I first heard it sung by Kate and Anna McGarrigle. Ralph McTell sings an exquisite version on his 2002 C.D., National Treasure, which he dedicates to the old country blues, but, be warned, have a box of tissues handy !

  14. John Biggs (Welsh Marches) says:

    Sorry, I will loose marks fo that spelling of effect !

  15. Diana says:

    Yes John your spelling has cetainly been “affected”!

  16. Diana says:

    Just like mine evidently, I have missed an “r” out haven’t I?

  17. Jane Ramsden says:

    @ the pair of ye: You did make me laff with ur spellin’, but I weren’t gonna be the one to point it out! Hahahahaha!

    @ Diana: “Just like mine evidently, I have missed an “r” out haven’t I?” So did John with is ‘fo(r)’ Lol.

  18. Jane Ramsden says:

    ‘with is’?!!!! Should read ‘with his’ – HAHAHAHAHAHAHA!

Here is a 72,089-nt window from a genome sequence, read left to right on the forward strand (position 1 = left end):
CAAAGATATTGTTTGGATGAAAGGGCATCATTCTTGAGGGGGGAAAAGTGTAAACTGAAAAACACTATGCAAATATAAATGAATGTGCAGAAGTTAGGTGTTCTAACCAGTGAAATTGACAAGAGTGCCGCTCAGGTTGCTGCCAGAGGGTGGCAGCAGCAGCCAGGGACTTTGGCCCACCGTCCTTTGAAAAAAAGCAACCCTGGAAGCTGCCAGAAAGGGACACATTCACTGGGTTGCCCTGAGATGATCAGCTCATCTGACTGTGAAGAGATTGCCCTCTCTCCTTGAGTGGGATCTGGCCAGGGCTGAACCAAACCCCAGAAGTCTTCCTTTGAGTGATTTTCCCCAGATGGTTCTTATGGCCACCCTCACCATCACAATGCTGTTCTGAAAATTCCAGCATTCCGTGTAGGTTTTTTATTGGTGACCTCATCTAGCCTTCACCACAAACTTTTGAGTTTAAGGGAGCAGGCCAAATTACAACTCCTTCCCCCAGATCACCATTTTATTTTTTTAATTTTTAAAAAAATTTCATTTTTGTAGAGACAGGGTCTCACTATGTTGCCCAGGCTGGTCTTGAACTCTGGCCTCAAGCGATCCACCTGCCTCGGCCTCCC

19. Diana says:

    Are we the three stooges or what?
    @Jane: Stephen enjoyed the Bellowhead concert very much and to quote his text to me “Ahab not bad. Americana more than folk”.

  20. Jane Ramsden says:

    @ Diana: Yes, Americana in a nutshell methinks. I mentioned them on FB and Jon Palmer of the acoustic band said ahab were his favourite in-car listen of the moment, no doubt for that very reason, as he’s so like them. His daughter, who was in the car with him said, ‘Hey Dad, they’re copying you.’ And as he said, ‘Bless.’ Jon said their latest 5-track CD has fanatastic harmonies though.

  21. Diana says:

    Another good song and still have the imagination as previously.

  22. Jan says:

    Since first time round, this has joined Miscellany’s repertoire, and always gets everyone joining in. Must try and get the gang to record it for YouTube next practice!